Placenta-derived stem cells may help sufferers of lung diseases

July 27, 2009

An Italian research team, publishing in the current issue of Cell Transplantation (18:4), has found that stem cells derived from human placenta may ultimately play a role in the treatment of lung diseases, such as pulmonary fibrosis and fibrotic diseases caused by tuberculosis, chemical exposure, radiation or pathogens. These diseases can ultimately lead to loss of normal lung tissue and organ failure. No known therapy effectively reverses or stops the fibrotic process.

Placenta-derived are known to be able to engraft in solid organs, including the lungs. Human term placenta stem cells also demonstrate characteristics of high plasticity and low immunogenicity.

"The potential application of fetal membrane-derived cells as a therapeutic tool for disorders characterized by inflammation and fibrosis is supported in previous studies," says Dr. Ornella Parolini, the study's lead author. "In line with the hypothesis that cells derived from the amniotic membrane have immunomodulatory properties and have been used as an anti-inflammatory agent, we set out to evaluate the effects of fetal membrane-derived in chemically-treated (bleomycin) mice."

According to Dr. Parolini, cells delivered via intra-peritoneal transplant, regardless of the cells being allogenic or xenogenic (host's own cells or from another individual respectively), the procedure resulted in a significant anti-fibrotic effect on the lab animals. A "consistent" reduction in lung fibrosis, says Dr. Parolini, "provides convincing proof" that placenta-derived cells do confer benefits for bleomycin-induced lung injury. While the severity of inflammation did not show an overall reduction, there was a marked reduction in neutrophil (white blood cell) infiltration after both xeno-and-allo-transplantation.

"It is worth noting," says Dr. Parolini," that the presence of neutrophils is associated with poor prognosis for several lung diseases. However, the mechanism by which placenta-derived cells might affect infiltration by neutrophils is not known."

The researchers speculated that these cells may produce soluble factors that induce anti-inflammatory effects.

"Our findings suggest that fetal membrane-derived cells may prove useful for cell therapy of fibrotic diseases in the future," concludes Dr. Parolini.

Dr. Cesar Borlongan, of the University of South Florida and associate editor for Cell Transplantation, notes that the present study adds an important application of placenta , indicating their therapeutic effects in lung diseases. The cells' ability to reduce neutrophils possibly via secreted anti-inflammatory factors implies their use either as autografts or allografts, thereby increasing the numbers of the target patient population.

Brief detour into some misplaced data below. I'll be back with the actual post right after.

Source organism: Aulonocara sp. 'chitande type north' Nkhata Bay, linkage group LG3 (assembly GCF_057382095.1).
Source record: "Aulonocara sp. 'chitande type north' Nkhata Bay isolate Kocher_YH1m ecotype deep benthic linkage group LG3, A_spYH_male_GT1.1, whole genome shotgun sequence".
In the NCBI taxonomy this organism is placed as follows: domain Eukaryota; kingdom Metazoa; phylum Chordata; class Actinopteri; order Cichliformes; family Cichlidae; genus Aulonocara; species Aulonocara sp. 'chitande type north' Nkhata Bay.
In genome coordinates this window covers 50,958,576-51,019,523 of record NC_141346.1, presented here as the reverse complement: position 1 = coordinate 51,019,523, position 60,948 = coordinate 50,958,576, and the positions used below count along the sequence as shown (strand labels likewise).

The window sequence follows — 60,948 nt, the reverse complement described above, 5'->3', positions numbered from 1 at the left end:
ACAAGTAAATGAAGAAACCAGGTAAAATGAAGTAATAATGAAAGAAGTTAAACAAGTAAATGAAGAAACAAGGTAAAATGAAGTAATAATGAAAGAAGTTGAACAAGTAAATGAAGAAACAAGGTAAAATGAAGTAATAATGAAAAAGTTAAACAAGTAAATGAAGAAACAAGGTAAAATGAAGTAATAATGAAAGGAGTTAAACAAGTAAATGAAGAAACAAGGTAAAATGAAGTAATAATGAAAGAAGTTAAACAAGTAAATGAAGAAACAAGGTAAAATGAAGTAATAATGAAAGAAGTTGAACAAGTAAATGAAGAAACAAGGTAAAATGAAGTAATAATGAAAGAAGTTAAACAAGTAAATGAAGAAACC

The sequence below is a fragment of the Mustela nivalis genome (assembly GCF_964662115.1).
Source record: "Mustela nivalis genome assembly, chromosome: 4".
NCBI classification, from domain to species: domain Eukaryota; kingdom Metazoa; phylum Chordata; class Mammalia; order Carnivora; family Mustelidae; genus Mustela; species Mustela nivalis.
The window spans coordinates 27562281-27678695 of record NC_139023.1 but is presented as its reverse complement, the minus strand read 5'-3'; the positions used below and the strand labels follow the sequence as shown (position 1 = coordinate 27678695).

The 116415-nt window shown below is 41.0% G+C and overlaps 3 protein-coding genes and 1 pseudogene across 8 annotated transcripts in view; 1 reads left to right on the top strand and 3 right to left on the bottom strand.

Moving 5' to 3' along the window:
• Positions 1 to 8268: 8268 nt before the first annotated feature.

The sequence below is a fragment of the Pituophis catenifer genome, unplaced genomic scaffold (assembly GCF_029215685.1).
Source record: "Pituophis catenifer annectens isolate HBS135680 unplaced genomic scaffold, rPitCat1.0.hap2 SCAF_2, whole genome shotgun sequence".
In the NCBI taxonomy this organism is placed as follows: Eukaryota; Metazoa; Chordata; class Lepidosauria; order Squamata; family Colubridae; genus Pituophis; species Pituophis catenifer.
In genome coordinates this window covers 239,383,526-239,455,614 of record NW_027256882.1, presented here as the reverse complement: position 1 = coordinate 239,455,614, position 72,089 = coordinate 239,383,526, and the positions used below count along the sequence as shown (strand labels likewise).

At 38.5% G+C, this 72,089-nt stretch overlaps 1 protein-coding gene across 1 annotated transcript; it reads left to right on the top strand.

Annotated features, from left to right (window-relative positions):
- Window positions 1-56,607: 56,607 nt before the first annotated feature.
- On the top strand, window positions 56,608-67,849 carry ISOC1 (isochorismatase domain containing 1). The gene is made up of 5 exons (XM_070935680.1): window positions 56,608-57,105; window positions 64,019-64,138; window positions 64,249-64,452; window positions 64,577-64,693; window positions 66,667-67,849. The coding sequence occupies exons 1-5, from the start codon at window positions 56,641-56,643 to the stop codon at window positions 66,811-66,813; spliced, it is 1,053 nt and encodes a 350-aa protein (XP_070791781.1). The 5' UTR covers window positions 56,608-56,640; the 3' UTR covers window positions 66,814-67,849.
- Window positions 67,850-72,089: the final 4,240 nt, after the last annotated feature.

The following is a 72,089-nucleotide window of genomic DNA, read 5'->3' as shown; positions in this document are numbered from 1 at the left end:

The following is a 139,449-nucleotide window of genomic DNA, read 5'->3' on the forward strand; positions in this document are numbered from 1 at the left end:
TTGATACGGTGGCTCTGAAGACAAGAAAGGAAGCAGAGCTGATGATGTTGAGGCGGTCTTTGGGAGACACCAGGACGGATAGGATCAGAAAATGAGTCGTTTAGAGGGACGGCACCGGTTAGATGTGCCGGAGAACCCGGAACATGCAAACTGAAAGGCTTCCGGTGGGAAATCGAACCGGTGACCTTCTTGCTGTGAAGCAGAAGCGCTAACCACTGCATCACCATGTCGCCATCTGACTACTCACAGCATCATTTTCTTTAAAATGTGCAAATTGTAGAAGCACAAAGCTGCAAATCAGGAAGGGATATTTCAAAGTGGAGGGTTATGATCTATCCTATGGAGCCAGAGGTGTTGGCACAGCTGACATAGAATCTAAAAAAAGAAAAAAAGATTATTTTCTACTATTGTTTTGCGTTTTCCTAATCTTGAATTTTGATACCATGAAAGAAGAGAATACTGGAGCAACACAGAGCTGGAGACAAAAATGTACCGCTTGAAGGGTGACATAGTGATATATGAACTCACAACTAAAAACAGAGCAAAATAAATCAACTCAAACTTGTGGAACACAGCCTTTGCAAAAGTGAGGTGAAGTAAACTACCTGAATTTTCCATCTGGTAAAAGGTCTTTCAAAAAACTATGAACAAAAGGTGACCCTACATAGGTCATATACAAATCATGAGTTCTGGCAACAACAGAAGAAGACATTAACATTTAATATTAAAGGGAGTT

More information: www.ingentaconnect.com/content/cog/ct

Source: Cell Transplantation Center of Excellence for Aging and Brain Repair

Explore further: New study hopeful on neural stem cells

Related Stories

New study hopeful on neural stem cells

August 5, 2006

Neural stem cells derived from federally approved human embryonic cells are inferior to stem cells derived from donated fetal tissue, a new study found.

Type of stem cell found to reside in transplanted lungs

March 8, 2007

A new study involving a type of stem cells from the lungs of transplant patients demonstrates for the first time that these progenitor cells reside in adult organs and are not derived from bone marrow, which leads to the ...

Study sheds light on deadly lung disease

April 14, 2008

Systemic sclerosis (SSc), also known as scleroderma, is characterized by the formation of fibrosis, or scar tissue, on internal organs as well as the skin. Beyond its disfiguring symptoms, SSc is associated with a high rate ...

Scientists discover new source for harvesting stem cells

June 23, 2009

A groundbreaking study conducted by Children's Hospital & Research Center Oakland is the first to reveal a new avenue for harvesting stem cells from a woman's placenta, or more specifically the discarded placentas of healthy ...

Recommended for you

Genomes uncover life's early history

August 24, 2015

A University of Manchester scientist is part of a team which has carried out one of the biggest ever analyses of genomes on life of all forms.

Rare nautilus sighted for the first time in three decades

August 25, 2015

In early August, biologist Peter Ward returned from the South Pacific with news that he encountered an old friend, one he hadn't seen in over three decades. The University of Washington professor had seen what he considers ...

Why a mutant rice called Big Grain1 yields such big grains

August 24, 2015

(Phys.org)—Rice is one of the most important staple crops grown by humans—very possibly the most important in history. With 4.3 billion inhabitants, Asia is home to 60 percent of the world's population, so it's unsurprising ...

0 comments

Please sign in to add a comment. Registration is free, and takes less than a minute. Read more

Click here to reset your password.
Sign in to get notified via email when new comments are made.